That letter, written, edited, and then rewritten several times, involved a great deal of hard work, clarity of thoughts, honesty, and focus. It squeezed every ounce of energy out of me. It was probably the first time in my life that I had done anything like that.

And, in its final finished form, it impressed someone. Guess who?

Oh God! No. Are you crazy?

Not my father. No. He was beyond the petty concept of getting impressed with his own offsprings. He was way too impressed with himself for that. It was always his fitness, his language prowess, his looks (seriously dad?), his oratory, and his achievements. From his height, it was hard to see my tiny existence, let alone appreciate it.

So, of course, the person it impressed – was me.

Yes, I absolutely loved the way I had written that letter. And, quietly that night, I left my magnum-opus in his room.

Soon enough, the next morning, my father barged into my room, and threw on my face the crumpled papers. “Good, if that’s what you want,” he snarled, his face contorted, and flushed. I know he wanted to say much more, but probably he was thinking of writing me a letter in return just to show how it was done.

I picked it up as soon as he was gone, and carefully smoothed it on my lap. As I had expected, he had molested the dignity of my beautiful letter. Circles all around marking the errors, proclaiming his victory, even in his defeat. And, on the last page, a royal dictum read:

As it turns out, you are not brilliant enough to appear for as reputed an exam as this. You should have written me a letter years ago.

I felt so relieved. I let out a deep, contented sigh. I was free!

And, with freedom had come the realization that I could write. I know, I know – the errors. But, that was acceptable to me. I could always improve on that part. The important thing was that I liked the process of writing. To express with my inner voice, that came alive and took over. Something inside of us all, is very wise indeed. I loved that voice. I began to yearn to hear it again and again. And, like that, an ambition was conceived inside of me – a far-fetched dream.

I immediately aborted all I was doing, and scampered out to share my eureka moment with my very alive friends. The ones, I was sure would care.

I found them enjoying cold drinks and snacks in the college canteen, as usual.

“What!” they all shrieked in unison, once I jabbered it all out – not the reaction I was hoping for. Every head in the canteen turned towards us.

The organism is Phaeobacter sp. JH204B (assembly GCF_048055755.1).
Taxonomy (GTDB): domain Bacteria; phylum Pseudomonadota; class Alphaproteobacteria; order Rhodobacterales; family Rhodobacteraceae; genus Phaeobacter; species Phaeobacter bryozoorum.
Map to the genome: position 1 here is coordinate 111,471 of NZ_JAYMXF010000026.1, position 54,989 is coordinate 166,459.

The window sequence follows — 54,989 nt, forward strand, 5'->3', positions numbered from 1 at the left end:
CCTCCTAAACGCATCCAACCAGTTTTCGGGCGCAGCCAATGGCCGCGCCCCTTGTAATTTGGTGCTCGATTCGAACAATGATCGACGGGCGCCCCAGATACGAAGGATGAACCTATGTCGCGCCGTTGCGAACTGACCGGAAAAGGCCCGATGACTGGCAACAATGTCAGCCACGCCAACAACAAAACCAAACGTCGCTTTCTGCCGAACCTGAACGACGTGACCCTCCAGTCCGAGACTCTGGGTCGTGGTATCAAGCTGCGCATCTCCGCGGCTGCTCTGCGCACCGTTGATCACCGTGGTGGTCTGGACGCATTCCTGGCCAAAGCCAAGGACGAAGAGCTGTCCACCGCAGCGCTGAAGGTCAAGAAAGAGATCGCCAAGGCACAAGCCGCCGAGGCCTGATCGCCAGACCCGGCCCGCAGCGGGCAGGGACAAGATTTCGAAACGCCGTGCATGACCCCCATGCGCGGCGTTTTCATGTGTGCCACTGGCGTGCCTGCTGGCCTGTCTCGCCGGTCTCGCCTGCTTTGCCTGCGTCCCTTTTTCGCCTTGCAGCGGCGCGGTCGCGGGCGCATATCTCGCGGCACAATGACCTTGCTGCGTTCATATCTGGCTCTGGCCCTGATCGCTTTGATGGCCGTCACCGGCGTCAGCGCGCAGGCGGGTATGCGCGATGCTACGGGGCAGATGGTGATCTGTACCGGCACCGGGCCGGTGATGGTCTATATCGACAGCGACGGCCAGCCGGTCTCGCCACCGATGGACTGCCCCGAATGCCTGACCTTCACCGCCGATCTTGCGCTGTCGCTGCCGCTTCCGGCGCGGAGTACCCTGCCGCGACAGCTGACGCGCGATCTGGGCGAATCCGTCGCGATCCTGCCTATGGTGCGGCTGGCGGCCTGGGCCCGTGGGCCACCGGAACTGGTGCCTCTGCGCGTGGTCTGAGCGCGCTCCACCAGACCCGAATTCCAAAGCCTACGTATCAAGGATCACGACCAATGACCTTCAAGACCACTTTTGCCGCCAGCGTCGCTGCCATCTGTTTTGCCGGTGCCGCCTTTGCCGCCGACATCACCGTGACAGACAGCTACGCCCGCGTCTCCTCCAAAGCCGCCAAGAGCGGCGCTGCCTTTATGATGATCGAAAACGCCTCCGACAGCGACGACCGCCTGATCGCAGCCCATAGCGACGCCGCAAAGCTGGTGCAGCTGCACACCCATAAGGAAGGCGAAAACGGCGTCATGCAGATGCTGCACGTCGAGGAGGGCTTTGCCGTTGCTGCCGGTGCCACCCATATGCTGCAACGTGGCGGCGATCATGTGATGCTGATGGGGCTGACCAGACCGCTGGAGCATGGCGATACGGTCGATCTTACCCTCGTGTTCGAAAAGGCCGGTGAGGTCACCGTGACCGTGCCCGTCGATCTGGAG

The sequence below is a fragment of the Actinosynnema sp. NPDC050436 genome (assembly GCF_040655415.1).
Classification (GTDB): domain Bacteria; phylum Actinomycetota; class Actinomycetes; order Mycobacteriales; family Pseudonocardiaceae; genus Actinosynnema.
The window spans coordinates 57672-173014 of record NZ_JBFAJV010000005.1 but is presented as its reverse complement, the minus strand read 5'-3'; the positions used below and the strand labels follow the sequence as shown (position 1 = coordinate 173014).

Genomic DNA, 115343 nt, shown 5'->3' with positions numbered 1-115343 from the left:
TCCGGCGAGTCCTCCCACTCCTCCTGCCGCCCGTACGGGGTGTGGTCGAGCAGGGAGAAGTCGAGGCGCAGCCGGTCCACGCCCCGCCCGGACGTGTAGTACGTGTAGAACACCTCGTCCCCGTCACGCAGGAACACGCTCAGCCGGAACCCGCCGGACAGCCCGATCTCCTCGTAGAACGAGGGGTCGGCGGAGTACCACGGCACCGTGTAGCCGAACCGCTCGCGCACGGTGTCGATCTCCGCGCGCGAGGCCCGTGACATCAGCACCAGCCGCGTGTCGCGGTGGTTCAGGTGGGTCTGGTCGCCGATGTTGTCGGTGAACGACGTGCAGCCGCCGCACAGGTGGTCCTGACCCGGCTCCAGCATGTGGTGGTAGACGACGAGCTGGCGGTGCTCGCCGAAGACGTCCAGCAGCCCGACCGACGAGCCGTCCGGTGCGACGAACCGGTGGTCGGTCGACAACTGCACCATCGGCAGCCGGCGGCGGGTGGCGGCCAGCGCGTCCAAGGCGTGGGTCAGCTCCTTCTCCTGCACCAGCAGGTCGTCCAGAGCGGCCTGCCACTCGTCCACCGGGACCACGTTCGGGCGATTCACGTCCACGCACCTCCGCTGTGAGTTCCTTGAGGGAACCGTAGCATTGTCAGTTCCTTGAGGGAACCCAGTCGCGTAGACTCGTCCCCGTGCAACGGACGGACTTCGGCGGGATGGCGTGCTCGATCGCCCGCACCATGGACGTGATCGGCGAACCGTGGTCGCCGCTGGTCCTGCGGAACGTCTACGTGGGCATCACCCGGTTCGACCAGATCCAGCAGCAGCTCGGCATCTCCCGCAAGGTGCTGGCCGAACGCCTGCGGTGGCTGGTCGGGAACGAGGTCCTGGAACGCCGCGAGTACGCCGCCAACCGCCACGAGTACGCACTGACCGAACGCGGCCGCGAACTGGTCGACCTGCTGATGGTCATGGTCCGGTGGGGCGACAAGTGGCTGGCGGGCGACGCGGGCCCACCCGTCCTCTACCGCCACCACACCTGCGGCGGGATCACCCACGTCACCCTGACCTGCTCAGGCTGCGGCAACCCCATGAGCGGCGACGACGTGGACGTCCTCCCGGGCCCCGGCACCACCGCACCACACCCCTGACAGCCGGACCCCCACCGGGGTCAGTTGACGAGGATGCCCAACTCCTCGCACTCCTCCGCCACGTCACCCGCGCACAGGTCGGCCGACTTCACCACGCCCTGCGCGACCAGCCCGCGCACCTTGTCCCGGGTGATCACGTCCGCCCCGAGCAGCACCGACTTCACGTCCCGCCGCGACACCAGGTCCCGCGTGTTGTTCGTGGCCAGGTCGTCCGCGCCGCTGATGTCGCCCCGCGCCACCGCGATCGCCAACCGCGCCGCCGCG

“F**k my a*s, you can become a writer!” one of my dear friends spat. I think he took it as some kind of personal insult.

Shocked, I looked at another one, for some consolatory words. But, he couldn’t stop laughing for… I think, a very very long time. He ceased to be my best friend, right then and there.

I wanted to simply go back home, when I felt a glass full of cold water splashed hard on my face. Dripping, and angry, I looked around madly to find one of them standing with his hands up in defence, an empty glass held in one. He screamed that he just wanted to wake me up as he ran for his life.

Then, as I was about to go away dejected, I heard someone saying, “Wow! A writer. How very romantic.” This girl seemed to be looking right through the wall, at the horizon, smiling dreamily. She was instantly pulled by her boyfriend (the same one who took it as a personal insult), and given a death-stare. She never said a word about it after that. She is married today – not with this psycho, though.

Another girl, already alerted to a possible boyfriend’s wrath, just eyed hers from the corner of her eye, scared, and noticed him scowling at her, daring her to say something – anything. She clapped a hand over her mouth, and closed her eyes, shuddering.

Well, all that was good enough indication for me never to tell about my ambition to another human being. Therefore, in hiding, I kept scribbling – working all along, and gradually developing a solid shell around me that no one was allowed to enter. Friends, I told myself, were no more than distraction. They were anyway doing very well in life, and could do with one less friend. I was sure they wouldn’t even notice my absence from their world.

And, they never did…

Culture Shock Literally! (Mountain Tales # 1)

While I was still working, the phrase ‘culture shock’ was kind of an overused one around the office.

“Don’t put him on this project, he’s fresh out of college, it’ll be a culture shock to him working in that team – under that man.”

“Train people well guys, I don’t want anyone having a culture shock when they start dealing with the client.”

“She will be fine, just had a culture shock I believe, not used to working like that in her previous organisation.”

One month after my resignation, I had it myself – the culture shock – very literally. Interestingly, I knew what I was getting into, and I had prepared for it beforehand – mentally and physically. But nothing came to my rescue when it was time.

Well, I was shifting in the hills – I knew.

I might not find a suitable accommodation there – I knew.

Electricity might become a thing of the past – I knew, given that it was a small village set deep in the Himalayas.